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I have a question about java multithreading.

I have a class which has access to multiple threads.

Class A 
{
    private Object obj;

    public Object returnObject()
    {
       if(condition)
          return getObjectA();
       else
          return getObjectB();
    }

    public Object getObjectA()
    {
       obj = new Object()
       obj.setProperty("prp1");
    }

    public Object getObjectB()
    {
       obj = new Object()
       obj.setProperty("prp2");
    }
}

Now when there are multiple threads accessing getObj..() would it create problems with "obj" state. Would there be any undesired results?

Thanx SLaks and Peter,

I think following will also solve thread safety concerns :

public Object getObjectA()
{
  Object obj = new Object()
  obj.setProperty("prp1");  
  return obj;                                                                                   
}
share|improve this question
    
@skaffman I assumed it was a placeholder for an actual, meaningful condition –  Bohemian Jan 29 '12 at 16:06
    
@Bohemian you are correct –  Pankaj Chaswal Jan 29 '12 at 16:11
    
When you use a field or variable, it is usually best to limit the scope to only where it is needed. In this case it may actually solve you problem. –  Peter Lawrey Jan 29 '12 at 20:32

6 Answers 6

Yes.

If two threads call different code paths in returnObject() simultaneously, it could run getObjectB() between the two statements in getObjectA() and end up calling obj.setProperty("prp1"); on ObjectB.

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Ahh thanx SLaks. –  Pankaj Chaswal Jan 29 '12 at 16:01

Yes, it will create problems (try the code to see what kind of problems, but data will be lost). The simplest solution is to use a synchronized block.

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Hi Peter, How about if i go for public Object getObjectA() { Object obj = new Object() obj.setProperty("prp1"); return obj; } –  Pankaj Chaswal Jan 29 '12 at 16:06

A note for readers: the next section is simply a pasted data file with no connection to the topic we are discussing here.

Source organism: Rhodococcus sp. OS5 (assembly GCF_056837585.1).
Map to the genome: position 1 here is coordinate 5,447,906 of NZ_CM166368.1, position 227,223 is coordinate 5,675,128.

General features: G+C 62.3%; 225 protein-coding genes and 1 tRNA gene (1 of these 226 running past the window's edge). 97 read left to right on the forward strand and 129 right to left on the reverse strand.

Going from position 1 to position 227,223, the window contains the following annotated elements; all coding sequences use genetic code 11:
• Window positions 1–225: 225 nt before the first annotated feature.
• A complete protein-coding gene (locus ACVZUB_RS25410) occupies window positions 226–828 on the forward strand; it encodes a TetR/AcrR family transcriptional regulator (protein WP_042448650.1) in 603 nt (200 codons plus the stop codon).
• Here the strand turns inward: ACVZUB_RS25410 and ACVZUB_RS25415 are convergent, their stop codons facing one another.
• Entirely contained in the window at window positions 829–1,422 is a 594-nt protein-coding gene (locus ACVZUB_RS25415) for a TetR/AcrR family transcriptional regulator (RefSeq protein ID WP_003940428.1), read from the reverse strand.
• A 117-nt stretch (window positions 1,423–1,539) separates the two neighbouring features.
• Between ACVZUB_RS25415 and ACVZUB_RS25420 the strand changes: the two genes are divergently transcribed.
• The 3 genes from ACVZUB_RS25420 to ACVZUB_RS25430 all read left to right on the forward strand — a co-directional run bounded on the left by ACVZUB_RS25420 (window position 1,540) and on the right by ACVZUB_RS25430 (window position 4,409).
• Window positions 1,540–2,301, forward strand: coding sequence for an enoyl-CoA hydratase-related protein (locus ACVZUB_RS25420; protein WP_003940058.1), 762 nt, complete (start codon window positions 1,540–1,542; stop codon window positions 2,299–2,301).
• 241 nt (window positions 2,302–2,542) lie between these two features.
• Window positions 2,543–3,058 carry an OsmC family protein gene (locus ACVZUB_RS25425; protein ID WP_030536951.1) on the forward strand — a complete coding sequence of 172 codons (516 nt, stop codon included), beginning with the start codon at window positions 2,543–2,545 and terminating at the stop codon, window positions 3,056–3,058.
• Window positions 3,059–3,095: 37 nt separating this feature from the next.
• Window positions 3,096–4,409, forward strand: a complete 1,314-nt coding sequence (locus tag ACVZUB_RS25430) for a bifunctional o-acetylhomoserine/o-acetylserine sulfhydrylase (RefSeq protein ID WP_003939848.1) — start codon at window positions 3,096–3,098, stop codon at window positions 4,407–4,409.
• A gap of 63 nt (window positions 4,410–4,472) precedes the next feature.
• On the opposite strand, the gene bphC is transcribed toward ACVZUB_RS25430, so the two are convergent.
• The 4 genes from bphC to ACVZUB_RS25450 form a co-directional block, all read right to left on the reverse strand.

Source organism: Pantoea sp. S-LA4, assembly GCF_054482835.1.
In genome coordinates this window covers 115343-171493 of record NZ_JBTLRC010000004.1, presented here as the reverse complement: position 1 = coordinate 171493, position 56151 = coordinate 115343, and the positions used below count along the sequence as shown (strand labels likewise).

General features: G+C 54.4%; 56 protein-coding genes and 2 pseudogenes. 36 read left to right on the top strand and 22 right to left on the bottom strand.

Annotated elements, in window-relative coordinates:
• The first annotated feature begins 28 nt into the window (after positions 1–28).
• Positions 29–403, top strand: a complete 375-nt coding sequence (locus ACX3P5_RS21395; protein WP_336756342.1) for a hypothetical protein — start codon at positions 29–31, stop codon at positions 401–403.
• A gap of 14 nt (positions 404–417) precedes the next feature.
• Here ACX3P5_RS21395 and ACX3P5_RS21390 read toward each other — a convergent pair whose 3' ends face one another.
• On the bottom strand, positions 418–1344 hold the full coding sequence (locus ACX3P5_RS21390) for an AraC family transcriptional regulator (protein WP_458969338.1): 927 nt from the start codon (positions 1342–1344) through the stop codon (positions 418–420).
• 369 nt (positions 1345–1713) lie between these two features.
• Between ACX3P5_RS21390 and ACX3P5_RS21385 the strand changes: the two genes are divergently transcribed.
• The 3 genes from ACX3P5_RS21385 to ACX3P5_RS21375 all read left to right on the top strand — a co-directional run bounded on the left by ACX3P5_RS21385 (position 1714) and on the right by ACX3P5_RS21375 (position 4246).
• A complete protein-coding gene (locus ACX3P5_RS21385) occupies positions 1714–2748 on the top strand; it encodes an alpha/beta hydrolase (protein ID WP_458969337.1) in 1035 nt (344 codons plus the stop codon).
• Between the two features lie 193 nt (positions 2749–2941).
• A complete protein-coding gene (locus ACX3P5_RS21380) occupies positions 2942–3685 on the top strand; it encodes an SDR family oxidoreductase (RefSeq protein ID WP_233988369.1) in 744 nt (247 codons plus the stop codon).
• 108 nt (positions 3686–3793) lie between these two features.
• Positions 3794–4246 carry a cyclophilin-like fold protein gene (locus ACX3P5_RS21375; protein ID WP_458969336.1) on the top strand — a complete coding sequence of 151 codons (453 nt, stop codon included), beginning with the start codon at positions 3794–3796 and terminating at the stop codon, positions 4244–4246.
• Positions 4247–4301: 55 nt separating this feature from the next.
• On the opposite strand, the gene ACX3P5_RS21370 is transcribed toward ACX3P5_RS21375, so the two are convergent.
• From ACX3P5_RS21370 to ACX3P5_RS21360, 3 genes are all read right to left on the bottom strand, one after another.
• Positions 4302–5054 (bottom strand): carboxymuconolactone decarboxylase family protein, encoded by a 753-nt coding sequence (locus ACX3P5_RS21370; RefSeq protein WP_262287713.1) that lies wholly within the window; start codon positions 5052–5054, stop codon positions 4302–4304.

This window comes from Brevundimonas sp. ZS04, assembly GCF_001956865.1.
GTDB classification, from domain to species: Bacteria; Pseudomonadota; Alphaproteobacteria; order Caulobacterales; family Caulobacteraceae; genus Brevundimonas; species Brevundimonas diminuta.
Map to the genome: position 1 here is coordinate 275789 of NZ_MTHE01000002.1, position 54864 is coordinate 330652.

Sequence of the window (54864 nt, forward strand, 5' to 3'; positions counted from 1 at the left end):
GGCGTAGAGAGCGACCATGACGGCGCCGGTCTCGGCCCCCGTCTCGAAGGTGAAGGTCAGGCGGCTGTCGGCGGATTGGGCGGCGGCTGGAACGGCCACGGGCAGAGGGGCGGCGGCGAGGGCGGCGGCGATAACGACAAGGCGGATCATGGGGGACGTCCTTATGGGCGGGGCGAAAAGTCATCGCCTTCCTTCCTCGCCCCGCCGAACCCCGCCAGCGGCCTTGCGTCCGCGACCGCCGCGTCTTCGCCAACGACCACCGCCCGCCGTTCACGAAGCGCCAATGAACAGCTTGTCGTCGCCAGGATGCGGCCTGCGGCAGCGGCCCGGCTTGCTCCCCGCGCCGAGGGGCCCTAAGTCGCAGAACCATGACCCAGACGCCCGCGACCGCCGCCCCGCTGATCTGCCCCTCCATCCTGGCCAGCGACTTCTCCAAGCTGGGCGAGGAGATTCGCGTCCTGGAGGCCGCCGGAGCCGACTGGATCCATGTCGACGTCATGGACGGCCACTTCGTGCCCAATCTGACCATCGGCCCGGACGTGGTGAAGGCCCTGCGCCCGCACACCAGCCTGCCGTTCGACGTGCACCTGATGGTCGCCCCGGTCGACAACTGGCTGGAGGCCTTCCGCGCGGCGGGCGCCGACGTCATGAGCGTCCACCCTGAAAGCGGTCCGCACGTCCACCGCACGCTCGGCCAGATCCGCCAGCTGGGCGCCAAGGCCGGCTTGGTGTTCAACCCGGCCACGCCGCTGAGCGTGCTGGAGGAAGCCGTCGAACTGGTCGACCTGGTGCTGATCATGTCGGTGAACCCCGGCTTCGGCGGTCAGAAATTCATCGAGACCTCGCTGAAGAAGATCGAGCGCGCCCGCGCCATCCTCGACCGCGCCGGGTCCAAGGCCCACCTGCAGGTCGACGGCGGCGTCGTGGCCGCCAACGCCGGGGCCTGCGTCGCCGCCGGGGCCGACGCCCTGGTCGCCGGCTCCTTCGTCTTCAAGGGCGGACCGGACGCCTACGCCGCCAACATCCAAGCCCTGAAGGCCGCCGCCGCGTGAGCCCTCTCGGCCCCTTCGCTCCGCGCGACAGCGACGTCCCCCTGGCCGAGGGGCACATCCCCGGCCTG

That should be fine. –  Peter V Jan 29 '12 at 16:53

Provided, the if(true) is not hard coded since this will fix the execution path where getObjA() is always invoked !

Yes, this code can run into race condition where the obj's value can depend on the order of thread execution (ie which order the getObj..() is invoked by multiple threads).

You need to synchronize the access to the obj variable.

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I think that getObjectA() and getObjectB() should be declared as private, and the then you should use a synchronized block inside the returnObject() method, so something like this :

class A 
{

private Object obj;

public Object returnObject()
{

   Object result;
   synchronized (A.class) { 
   result = (true) ? getObjectA() : getObjectB();
   }
  return result;
}

private Object getObjectA()
{
   obj = new Object()
   obj.setProperty("prp1");
}

private Object getObjectB()
{
   obj = new Object()
   obj.setProperty("prp2");
}

} 

Obviously the true condition must be replaced with some condition ...

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I would suggest to change to code to NOT holds the 'obj' as a data member as it is need to ve concurrently accessed. There are several solutions: 1. Create the Object locally inside the functions 2. Use a ThreadLocal object that can "wraps" the 'obj' data member 3. Create the Object once and user clone() for every call locally to a local Object and edit it.

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Yes, but this is pretty simple to fix, since you are replacing obj every call, you clearly don't care about it, so try making the field obj just a local variable, like this:

Class A {
    public Object returnObject() {
       if (true)
           return getObjectA();
       return getObjectB();
    }

    public Object getObjectA() {
       Object obj = new Object()
       obj.setProperty("prp1");
       return obj;
    }

    public Object getObjectB() {
       Object obj = new Object()
       obj.setProperty("prp2");
       return obj;
    }
}

If this works for you, consider making these methods static.

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